Increased Visitors Spending More on Maui Than Last Year

May 29, 2015, 8:27 AM HST · Updated May 29, 8:30 AM

Maui Now file photo.

Maui Now file photo.

By Maui Now Staff

For the first quarter of 2015, total visitor expenditures increased on Maui by 5.4% and Kauaʻi by 6.2%, but declined on Hawaiʻi Island by 8.3% and Oʻahu by 1.8%.

Total visitor expenditures of $5 billion were similar last year during the same time period, according to preliminary statistics recently released by the Hawaiʻi Tourism Authority.

Total arrivals to the Hawaiian Islands by air and by cruise ships increased 2.9 percent to 2,798,427 visitors during the first four months of 2015.


In April of this year, visitors days increased on Maui by 2.5%, Oʻahu by 4.8%, Hawaiʻi Island by 4.3% and was relatively unchanged for Kauaʻi at .2% compared to April 2014.

Total visitor arrivals to the Hawaiian Islands in April 2015 increased 2.3 percent to 677,754 visitors. Arrivals by air grew 4.1% to 665,393 visitors, offsetting a 46.6% decline in arrivals by cruise ships.

Total visitor days in April were up 2.1% compared to April 2014. Combined with an increase in average daily spending–up 3.2% to $196 per person–total visitor expenditures rose 5.4% to $1.2 billion.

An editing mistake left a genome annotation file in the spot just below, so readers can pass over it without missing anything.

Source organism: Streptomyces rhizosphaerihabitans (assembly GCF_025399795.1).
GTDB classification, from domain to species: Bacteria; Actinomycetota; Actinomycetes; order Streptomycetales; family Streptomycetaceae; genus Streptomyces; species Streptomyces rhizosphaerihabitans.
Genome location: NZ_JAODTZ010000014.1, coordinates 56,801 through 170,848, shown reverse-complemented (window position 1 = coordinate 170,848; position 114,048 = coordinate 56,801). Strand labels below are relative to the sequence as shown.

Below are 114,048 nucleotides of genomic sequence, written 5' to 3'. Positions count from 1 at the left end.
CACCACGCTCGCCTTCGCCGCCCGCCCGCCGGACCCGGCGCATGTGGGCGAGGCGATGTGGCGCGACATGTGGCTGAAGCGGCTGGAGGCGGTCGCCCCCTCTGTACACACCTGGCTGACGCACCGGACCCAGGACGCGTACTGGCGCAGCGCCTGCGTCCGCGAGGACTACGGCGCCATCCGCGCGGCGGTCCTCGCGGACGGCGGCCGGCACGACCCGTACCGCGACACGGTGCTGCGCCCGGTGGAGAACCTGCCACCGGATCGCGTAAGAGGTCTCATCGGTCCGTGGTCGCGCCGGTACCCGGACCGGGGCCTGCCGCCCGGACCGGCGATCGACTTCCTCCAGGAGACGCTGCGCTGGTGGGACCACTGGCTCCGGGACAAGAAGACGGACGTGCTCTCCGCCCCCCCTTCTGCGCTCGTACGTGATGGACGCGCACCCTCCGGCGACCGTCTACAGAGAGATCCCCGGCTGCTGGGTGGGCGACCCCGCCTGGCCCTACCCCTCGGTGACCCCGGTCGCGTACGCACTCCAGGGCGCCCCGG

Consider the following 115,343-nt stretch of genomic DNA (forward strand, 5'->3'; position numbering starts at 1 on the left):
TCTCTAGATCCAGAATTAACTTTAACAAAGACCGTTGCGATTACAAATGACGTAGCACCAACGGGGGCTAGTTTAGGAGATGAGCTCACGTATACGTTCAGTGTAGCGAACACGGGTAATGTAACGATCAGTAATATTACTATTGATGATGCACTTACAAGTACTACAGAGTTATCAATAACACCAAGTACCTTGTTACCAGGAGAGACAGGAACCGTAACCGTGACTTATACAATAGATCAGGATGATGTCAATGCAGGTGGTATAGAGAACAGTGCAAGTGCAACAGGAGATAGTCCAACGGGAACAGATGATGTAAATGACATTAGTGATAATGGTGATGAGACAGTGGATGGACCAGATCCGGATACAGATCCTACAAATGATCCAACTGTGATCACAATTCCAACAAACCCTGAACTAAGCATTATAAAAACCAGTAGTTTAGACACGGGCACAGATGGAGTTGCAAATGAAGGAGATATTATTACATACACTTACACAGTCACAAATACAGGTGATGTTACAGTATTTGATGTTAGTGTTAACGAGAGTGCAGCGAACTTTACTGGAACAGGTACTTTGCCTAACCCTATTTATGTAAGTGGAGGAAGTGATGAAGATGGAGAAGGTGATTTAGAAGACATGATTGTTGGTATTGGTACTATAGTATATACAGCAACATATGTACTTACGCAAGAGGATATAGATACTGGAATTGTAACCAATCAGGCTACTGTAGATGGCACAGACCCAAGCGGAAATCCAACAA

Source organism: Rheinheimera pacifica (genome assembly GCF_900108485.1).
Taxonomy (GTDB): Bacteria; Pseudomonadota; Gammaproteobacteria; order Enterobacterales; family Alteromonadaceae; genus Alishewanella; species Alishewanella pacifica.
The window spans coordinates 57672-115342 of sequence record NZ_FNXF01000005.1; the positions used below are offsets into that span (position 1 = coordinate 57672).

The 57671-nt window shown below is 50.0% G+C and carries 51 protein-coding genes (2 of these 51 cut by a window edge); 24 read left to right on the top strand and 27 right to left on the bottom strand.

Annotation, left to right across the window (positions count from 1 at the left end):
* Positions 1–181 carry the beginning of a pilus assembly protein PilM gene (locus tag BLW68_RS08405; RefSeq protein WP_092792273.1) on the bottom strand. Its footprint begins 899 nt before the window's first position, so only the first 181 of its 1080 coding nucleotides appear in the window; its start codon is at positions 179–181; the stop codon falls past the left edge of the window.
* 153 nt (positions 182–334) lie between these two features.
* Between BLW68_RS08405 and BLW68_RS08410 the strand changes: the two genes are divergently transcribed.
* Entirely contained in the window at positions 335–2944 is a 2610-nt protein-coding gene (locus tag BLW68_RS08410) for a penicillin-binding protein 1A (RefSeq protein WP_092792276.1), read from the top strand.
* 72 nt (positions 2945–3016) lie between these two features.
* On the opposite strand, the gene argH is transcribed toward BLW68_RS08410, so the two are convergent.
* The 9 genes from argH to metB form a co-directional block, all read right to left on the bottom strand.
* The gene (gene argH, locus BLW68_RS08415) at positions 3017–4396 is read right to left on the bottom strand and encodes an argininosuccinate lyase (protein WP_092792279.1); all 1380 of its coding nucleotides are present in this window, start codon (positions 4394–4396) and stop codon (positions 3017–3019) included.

US West arrivals by air increased 7.7 percent to 295,683 visitors, contributing to a 6.7 percent growth in visitor expenditures to $424.2 million. Daily spending was $162 per person, up .5% from last April.

US East arrivals grew 3.6 percent to 133,509 visitors; the average daily spending was $195 per person, also up .5% from last April. U.S. East visitor expenditures increased 2.6% to $248.5 million.

After four months of declines, Japanese arrivals rose 1.9% to 98,240 visitors in April 2015. However, lower daily spending–down 11.2% to $242 per person–led to a 10.5% decrease in visitor expenditures to $136.2 million.

During the slow season, Canadian arrivals declined 8.3% to 45,422 visitors, which resulted in a 7.1% drop in visitor expenditures to $88.1 million.

Arrivals from everywhere else rose 2.9% to 92,538 visitors. Expenditures were $256.8 million–26.5% higher than last April.

There were 978,585 total air seats to Hawaiʻi in April 2015, up 8.9 percent from a year ago. US West seats increased 14.7%, Oceania was up 14%, US East rose 12.8% and Canada increased 12.5%. These increases offset fewer seats from other Asian markets, which were down 11.7%, and Japan, down 7.7%.



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